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Author Topic: JTR Noesis 3TX and Captivator 212pro  (Read 1427 times)

Jonathan Woytek

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JTR Noesis 3TX and Captivator 212pro
« on: September 22, 2017, 09:33:00 pm »

Hi all. Quick background: I'm building a new PA system after not being a "provider" and being only an "operator" for a while. More details and a review of the QSC amp I have paired with these speakers here:
http://forums.prosoundweb.com/index.php/topic,164934.msg1519910.html#msg1519910
... and on the system processor here:
http://forums.prosoundweb.com/index.php/topic,164935.msg1519918.html#msg1519918

What follows here is an introductory review of the JTR Speakers Noesis 3TX mains and Captivator 212pro subs. My intention is to update this as I gain more experience with the system and have a chance to perform tests and measurements. This first review segment contains a little about the evaluation process, purchase experience, unboxing, testing, and first real gig with the system. I did not have an opportunity to take detailed measurements of the system components, though I plan to do that in the future.

A few months ago, I began the research and evaluation phase of a plan to rebuild my PA rig. While I had my old rig (some older Yamaha SM-series cabinets, a couple of Yamaha Club-series cabinets, a set of Altec Voice of the Theatre A7's, amps, and most of the mics, stands, cables, etc.), it was in disarray and mostly not usable. The amps had developed reliability problems. The Yamaha SM boxes had noisy crossovers with bad 1/4" jacks. The A7's still sounded great, but were hard for me to move around, especially as most gigs I'm now working on my own without a lot of help (my Dad used to be able to help me muscle those around, but neither of us are getting any younger, and he's near 70!). And I always had to rent subs when working gigs that needed them. At the same time, I had dramatically cut back on the number and types of gigs I was doing several years ago, so I was down to a couple of theatre gigs where I was just using the provided system and bringing my own support gear. Within the past year or two, though, those systems have become more broken and less capable, with no planned upgrade, repair, or replacement in the works. I wanted to get back into some of the local small festivals, and have more control over the sound in the theatre spaces. It was time to look at building a new PA system.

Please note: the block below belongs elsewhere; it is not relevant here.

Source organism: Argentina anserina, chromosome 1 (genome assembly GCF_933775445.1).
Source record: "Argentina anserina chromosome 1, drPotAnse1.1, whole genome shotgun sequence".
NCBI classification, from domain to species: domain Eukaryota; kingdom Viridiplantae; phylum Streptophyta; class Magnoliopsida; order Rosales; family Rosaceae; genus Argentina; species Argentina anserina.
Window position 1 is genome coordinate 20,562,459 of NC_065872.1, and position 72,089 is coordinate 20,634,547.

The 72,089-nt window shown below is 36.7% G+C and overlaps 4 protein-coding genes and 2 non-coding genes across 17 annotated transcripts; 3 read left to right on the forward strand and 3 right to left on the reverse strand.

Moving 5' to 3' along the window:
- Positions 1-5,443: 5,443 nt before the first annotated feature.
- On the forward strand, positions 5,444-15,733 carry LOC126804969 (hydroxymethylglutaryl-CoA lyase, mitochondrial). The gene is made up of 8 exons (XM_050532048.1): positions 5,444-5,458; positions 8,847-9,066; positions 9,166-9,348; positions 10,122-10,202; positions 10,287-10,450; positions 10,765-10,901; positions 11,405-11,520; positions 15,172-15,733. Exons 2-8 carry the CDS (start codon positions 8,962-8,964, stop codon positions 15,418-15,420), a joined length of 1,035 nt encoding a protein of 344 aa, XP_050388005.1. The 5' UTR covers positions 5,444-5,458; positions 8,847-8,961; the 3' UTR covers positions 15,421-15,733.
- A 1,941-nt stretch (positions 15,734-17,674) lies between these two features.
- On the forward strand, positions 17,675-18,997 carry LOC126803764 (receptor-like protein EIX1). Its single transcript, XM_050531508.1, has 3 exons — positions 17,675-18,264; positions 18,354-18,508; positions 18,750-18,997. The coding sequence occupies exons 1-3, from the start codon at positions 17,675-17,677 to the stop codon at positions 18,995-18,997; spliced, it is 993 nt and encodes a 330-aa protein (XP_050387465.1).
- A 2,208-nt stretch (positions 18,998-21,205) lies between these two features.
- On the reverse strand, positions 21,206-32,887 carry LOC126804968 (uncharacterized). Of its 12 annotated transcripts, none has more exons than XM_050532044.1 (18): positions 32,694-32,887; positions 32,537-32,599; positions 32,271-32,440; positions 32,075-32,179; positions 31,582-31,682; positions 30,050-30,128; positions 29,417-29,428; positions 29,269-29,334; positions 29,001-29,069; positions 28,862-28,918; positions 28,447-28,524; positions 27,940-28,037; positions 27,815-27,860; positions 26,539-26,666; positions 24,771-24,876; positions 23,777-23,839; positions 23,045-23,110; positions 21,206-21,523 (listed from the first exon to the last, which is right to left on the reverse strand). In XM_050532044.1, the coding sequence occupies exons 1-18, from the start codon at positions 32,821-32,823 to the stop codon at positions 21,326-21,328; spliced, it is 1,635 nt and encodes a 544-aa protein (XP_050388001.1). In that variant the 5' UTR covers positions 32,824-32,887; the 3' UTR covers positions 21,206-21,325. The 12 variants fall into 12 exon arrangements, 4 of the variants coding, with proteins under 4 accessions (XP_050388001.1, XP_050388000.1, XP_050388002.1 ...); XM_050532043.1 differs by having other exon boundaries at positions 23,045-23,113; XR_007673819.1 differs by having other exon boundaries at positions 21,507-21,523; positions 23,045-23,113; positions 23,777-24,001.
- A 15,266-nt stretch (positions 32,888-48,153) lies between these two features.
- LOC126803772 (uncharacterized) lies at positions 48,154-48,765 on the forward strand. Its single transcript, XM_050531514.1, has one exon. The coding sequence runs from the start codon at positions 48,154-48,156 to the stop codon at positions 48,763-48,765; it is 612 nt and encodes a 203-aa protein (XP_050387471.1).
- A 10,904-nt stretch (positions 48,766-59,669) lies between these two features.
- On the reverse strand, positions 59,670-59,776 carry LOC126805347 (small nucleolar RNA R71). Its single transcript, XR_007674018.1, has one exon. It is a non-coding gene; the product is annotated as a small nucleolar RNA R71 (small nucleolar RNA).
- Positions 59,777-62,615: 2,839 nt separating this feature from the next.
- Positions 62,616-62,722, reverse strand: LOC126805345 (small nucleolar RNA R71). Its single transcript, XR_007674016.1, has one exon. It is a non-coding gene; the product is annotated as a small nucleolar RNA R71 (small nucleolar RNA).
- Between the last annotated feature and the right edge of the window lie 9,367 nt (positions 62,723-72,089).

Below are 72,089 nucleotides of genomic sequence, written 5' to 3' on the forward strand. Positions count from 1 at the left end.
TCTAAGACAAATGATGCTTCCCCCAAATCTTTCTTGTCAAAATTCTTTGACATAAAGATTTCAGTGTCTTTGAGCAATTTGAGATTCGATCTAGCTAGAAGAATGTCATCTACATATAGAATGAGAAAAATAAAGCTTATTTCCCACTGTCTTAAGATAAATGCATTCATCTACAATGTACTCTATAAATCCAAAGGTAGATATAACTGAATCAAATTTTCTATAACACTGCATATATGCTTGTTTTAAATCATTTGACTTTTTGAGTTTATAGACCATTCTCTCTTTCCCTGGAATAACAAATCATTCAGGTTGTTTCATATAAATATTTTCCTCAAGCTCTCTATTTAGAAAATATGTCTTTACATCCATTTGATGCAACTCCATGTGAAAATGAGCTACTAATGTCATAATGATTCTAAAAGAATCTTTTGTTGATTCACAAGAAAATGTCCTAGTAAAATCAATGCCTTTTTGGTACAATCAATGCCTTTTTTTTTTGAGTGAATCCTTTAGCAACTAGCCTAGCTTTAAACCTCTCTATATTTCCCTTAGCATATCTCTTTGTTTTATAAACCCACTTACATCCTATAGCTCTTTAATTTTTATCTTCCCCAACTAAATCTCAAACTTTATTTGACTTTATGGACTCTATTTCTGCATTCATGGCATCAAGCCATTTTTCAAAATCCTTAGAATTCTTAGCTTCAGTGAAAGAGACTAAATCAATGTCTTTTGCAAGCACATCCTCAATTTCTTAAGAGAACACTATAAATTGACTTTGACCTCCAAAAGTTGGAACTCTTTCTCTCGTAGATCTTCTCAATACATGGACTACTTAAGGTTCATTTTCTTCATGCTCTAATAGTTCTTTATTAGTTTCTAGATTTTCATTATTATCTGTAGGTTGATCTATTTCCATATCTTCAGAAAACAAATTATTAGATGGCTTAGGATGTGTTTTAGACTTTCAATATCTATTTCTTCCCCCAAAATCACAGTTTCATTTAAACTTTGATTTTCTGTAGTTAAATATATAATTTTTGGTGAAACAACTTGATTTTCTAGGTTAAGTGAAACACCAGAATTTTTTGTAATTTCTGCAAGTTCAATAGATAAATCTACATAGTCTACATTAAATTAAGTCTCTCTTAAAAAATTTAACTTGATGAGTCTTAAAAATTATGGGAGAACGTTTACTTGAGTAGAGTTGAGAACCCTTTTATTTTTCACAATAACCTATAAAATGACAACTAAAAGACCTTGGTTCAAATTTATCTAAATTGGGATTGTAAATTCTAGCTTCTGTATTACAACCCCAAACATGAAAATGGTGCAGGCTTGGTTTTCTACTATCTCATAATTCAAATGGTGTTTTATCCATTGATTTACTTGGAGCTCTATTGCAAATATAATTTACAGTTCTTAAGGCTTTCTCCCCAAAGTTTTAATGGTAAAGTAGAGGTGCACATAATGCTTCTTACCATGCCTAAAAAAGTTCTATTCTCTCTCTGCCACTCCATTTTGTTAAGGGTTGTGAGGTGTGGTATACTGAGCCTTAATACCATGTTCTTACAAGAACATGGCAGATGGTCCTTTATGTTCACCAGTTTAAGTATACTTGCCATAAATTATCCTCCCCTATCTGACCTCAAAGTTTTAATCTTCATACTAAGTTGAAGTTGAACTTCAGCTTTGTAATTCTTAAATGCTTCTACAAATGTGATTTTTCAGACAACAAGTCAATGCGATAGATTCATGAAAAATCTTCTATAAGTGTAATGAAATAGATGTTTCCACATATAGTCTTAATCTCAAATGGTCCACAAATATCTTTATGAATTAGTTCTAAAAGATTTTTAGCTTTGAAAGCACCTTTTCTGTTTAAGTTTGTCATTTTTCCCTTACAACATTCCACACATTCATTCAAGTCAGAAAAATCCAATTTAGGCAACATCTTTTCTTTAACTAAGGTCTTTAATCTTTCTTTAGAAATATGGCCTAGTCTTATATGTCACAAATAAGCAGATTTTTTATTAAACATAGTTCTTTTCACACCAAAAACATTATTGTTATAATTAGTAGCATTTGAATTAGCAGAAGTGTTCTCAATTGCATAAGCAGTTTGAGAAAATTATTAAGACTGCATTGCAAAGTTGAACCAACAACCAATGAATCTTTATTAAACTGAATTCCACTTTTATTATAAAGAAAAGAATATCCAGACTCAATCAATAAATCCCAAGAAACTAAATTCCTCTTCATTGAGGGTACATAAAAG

The overall evaluation criteria I had posted in a prior review (above). The speakers, though, deserve a few special points:
* They had to be movable and mountable/riggable by one person (me).
* They had to be sturdy and capable of use in various environments.
* They had to offer good pattern control.
* They had to have detailed reproduction in the vocal range, but not at the expense of general live instrument range.
* They had to be able to cover an outdoor area, either with several hundred people, and also be capable and practical for covering a smaller setting in a room, banquet hall, smaller theatre, club, etc.
* The system had to be flexible in configuration, allowing me to make decisions on setup based on the venue and audience, without having to compromise sound quality by going bigger or smaller.